The sports presenter during a ONE News bulletin described the performance of the Blues rugby team as ‘schizophrenic’. The Authority did not uphold a complaint that the use of the term was unacceptable and contributed to the stigmatisation of people with mental illness. The Authority recognised that the use of the term ‘schizophrenic’ to describe a sports team may be seen as insensitive and inappropriate. However, in the context of this item the Authority found the comment did not reach the high threshold for encouraging discrimination against, or denigration of, those with mental illness. The term was used in a colloquial manner, and did not contain any malice towards people with mental illness.

Not Upheld: Discrimination and Denigration

PN and Television New Zealand Ltd - 2016-041

An episode of Dog Squad featured footage taken at a named international airport in New Zealand, during which a Ministry for Primary Industries detector dog found an apple in a couple’s bag. PN, a Quarantine Officer, was shown questioning the couple about the apple and issuing them with a fine. The faces of PN and the couple, and PN’s identity tag, were blurred and PN was not named. The Authority did not uphold a complaint that the segment breached PN’s privacy. While it found that, despite the blurring, PN was identifiable in the broadcast, it did not consider that any private information was disclosed during the segment. The segment was filmed in a busy airport, in view of passengers and staff, and the Authority therefore did not consider PN had a reasonable expectation of privacy over information concerning his role or his infringement of the couple. The Authority however recorded its concern that PN did not consent to the broadcast of the footage and had made a number of attempts to make his objection to being included in the programme known to the production company. It urged the broadcaster and the production company to collectively ensure PN’s wishes are given due consideration in the event of any repeat broadcast or similar filming circumstances in future.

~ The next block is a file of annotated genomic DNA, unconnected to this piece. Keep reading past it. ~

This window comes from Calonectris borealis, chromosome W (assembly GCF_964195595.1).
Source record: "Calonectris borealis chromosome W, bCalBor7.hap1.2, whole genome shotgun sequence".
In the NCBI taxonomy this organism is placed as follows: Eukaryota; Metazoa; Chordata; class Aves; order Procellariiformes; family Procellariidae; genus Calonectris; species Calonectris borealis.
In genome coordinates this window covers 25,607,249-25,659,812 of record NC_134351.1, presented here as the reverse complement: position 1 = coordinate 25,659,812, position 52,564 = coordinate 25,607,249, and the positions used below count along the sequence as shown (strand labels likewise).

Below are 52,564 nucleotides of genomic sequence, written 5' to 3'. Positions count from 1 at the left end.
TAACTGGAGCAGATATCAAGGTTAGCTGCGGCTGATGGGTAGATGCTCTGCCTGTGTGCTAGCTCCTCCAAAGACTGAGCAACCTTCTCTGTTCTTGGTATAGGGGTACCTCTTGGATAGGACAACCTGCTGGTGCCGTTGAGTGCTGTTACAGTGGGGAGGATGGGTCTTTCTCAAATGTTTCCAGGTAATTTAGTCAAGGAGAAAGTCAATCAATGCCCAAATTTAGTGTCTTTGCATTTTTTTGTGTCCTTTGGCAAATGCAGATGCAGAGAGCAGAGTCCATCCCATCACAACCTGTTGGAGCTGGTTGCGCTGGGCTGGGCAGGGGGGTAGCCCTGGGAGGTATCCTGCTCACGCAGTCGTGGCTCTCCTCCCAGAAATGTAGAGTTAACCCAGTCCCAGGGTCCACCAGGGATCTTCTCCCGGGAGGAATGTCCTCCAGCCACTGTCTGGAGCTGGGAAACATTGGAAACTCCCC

Not Upheld: Privacy

Complaints about Radio Broadcasts
Golden and Radio New Zealand Ltd - 2016-054

Radio New Zealand’s Nine to Noon bulletin included two segments titled ‘What do schools need to do to protect against fraud?’ and ‘Top tips for global investment’. Mr Golden lodged a complaint with RNZ alleging that the segments breached broadcasting standards. RNZ did not accept Mr Golden’s correspondence as a formal complaint on the basis it related to matters of personal preference which are not covered by the broadcasting standards regime. The Authority considered whether it had jurisdiction to accept Mr Golden’s referral of the matter to the BSA. It found it was open to RNZ to find that Mr Golden’s correspondence did not raise matters of broadcasting standards which triggered the formal complaints process. As a valid formal complaint was not made in the first instance, the Authority did not have jurisdiction to accept Mr Golden’s referral of his complaint.

Declined Jurisdiction

Click here for all of the latest BSA decisions
Click here to search all BSA decisions

Media News


Each month we collect items from the media in New Zealand and overseas that are relevant to the broadcasting sector. A selection is below: 


New Zealand 

Broadcasters rise to challenge of a te reo Māori-only September 

NZ On Air responds to changing audiences with change

RNZ signs partnership with Te Whakaruruhau 

Fairfax and NZME agree on main commercial terms for proposed merger

iHeartRadio New Zealand Launches Four New Digital Stations

Australia

Clock is ticking as media reforms are reintroduced to Parliament

TV networks on brink of ad-spending revival 

International

TV diversity sees growth as viewing becomes more siloed

Americans' trust in the media hits all-time low, according to Gallup survey

Drone racing takes to the Sky with $1m investment

Ofcom's latest complaints adjudications 

Did you know... ? 

Since its establishment in 1989, the BSA has issued 4084 decisions.